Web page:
The practices of morning time — prayer, reading aloud of worthy literature, memorization, singing, the arts, discussion — are the very heart of human learning, and the most important things you will do all day. Call it what you will, but name it, own it, and let your homeschool be transformed.

Additional Resources

Action #10: Replace a textbook with a living book

Simple steps

  1. Choose one text that is sucking the life from your studies, one that everyone dreads or has become dry and boring.
  2. Research alternatives by chatting with friends, perusing online forums, or searching book lists. Strive to find a living book (fabulous definition and websites with lists at that link).
  3. Put the text aside and instead use the living book to complete your studies.

The 10 Best Things You're Not Doing for Your Homeschool Pam BarnhillPinHow this can change your homeschool: First, what is a living book? In order to define the difference it might make, we must first explore what makes it different from a textbook. From Simply Charlotte Mason :

Living books are usually written by one person who has a passion for the subject and writes in conversational or narrative style. The books pull you into the subject and involve your emotions, so it’s easy to remember the events and facts. Living books make the subject “come alive.” They can be contrasted to dry writing, like what is found in most encyclopedias or textbooks, which basically lists informational facts in summary form.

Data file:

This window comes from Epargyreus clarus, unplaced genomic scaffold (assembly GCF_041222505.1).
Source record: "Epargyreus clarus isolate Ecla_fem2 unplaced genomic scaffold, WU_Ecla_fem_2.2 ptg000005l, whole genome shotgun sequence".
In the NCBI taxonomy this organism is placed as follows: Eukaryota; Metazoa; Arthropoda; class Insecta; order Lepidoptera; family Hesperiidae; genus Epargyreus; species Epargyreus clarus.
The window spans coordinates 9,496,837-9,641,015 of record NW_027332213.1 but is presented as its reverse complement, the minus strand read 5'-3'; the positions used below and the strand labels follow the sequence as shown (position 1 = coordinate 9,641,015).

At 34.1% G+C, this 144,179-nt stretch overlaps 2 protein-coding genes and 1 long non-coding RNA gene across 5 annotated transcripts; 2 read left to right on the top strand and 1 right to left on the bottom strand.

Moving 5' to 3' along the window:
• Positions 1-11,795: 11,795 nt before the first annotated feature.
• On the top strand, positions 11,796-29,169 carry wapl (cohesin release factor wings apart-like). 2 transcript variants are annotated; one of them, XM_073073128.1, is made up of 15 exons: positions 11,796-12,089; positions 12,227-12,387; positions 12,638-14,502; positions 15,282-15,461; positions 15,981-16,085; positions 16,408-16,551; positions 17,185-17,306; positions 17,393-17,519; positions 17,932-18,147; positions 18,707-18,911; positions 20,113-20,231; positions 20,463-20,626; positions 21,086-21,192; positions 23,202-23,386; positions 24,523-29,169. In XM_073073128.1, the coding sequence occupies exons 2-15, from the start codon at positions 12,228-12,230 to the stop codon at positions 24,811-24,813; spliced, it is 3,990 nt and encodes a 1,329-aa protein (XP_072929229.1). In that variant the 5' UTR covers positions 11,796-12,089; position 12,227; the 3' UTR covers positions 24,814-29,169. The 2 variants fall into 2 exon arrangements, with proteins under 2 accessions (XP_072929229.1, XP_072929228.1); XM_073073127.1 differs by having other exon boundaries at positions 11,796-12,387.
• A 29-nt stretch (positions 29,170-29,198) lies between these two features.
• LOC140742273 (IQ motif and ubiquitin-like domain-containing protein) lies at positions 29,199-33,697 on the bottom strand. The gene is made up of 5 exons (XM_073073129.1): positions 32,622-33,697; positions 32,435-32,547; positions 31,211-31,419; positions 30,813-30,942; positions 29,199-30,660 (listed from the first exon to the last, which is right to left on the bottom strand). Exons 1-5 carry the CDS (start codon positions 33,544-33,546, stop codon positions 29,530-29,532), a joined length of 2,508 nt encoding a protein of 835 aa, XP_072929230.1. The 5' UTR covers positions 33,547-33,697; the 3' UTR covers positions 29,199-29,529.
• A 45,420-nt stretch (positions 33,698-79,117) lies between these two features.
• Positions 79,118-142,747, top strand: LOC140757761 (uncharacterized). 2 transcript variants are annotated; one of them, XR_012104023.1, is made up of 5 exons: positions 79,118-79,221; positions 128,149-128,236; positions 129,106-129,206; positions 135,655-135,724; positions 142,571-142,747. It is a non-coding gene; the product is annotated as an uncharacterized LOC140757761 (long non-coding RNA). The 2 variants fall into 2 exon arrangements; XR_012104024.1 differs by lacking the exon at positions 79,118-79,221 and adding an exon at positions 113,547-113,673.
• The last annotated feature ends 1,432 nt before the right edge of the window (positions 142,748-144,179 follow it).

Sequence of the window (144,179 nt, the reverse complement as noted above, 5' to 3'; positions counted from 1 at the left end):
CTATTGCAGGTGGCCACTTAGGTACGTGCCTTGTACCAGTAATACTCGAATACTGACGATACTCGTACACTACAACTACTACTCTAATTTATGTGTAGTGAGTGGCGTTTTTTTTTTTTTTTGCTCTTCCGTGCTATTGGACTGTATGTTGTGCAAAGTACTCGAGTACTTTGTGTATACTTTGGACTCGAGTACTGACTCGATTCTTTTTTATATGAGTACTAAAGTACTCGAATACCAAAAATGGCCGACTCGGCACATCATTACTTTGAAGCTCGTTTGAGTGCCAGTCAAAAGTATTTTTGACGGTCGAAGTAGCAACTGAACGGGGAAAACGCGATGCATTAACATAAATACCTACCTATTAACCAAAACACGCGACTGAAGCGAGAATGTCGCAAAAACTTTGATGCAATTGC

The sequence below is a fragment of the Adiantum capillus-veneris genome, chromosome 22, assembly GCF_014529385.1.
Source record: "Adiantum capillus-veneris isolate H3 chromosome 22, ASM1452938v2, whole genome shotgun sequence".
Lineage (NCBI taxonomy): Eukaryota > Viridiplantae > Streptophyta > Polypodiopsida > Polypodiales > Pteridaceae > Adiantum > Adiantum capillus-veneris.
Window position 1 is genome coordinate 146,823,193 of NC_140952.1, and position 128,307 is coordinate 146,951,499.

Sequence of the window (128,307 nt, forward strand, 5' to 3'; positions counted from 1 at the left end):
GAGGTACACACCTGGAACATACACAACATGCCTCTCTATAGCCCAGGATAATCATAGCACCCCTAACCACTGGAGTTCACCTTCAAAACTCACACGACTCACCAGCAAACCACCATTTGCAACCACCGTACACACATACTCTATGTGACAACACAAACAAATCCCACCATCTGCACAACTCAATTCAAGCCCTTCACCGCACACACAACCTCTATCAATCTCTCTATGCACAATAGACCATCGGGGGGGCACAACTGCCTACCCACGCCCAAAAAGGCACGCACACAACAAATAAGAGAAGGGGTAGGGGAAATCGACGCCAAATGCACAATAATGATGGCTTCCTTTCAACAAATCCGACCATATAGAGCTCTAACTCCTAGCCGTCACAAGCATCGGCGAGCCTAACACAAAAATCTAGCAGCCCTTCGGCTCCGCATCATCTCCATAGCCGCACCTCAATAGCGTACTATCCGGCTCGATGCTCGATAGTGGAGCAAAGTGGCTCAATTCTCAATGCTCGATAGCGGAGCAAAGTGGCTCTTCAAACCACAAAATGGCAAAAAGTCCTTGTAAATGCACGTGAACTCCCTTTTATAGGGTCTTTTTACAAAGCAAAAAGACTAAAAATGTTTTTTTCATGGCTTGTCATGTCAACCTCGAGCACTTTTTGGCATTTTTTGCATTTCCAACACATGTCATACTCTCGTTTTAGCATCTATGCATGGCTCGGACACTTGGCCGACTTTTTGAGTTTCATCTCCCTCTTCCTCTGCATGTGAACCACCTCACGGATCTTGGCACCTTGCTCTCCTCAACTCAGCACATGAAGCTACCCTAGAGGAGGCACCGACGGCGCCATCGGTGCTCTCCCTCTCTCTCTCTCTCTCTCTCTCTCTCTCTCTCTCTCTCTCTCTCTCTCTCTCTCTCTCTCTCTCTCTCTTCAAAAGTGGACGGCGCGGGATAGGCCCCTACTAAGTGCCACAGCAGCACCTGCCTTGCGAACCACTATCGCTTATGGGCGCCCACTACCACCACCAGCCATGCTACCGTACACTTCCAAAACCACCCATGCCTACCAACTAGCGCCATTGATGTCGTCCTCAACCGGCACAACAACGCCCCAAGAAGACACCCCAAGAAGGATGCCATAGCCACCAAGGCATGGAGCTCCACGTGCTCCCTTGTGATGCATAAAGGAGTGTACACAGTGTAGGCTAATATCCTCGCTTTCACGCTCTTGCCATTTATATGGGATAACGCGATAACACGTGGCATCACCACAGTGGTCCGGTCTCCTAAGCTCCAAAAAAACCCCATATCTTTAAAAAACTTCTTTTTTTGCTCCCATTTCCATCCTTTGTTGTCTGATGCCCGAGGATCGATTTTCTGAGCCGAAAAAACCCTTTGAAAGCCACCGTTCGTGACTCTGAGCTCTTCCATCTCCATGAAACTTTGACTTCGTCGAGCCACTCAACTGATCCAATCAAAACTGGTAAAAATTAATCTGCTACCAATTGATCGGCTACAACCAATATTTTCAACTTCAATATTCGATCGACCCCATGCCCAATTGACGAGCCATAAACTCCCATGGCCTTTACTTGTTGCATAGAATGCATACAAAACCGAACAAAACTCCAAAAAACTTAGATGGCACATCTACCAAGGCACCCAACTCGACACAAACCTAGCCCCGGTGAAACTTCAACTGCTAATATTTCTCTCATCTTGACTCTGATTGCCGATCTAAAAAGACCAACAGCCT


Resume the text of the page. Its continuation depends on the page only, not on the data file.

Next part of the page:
Brandy Vencel calls living books the “medium of ideas” as opposed to fact. Since we want to fill our children’s heads with big ideas instead of small facts, living books are a valuable way to learn.

Living books will interest our students, make them think about the topic at hand, and prompt discussion because they do not come with comprehension questions at the end of the chapter.

Living books are what I reach for as an adult when I am interested in a topic and want to learn more. I would never choose a text and submit myself to the boredom. Why would I do the same to my kids on a regular basis?

Additional resources

Remember, you do not have to do everything on this list. Start small, and well, by choosing the one thing that interests you most and then do it! Once it is established as habit, try another thing from the list. Your homeschool will be better for the small, consistent steps you take.

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  • Mystie says: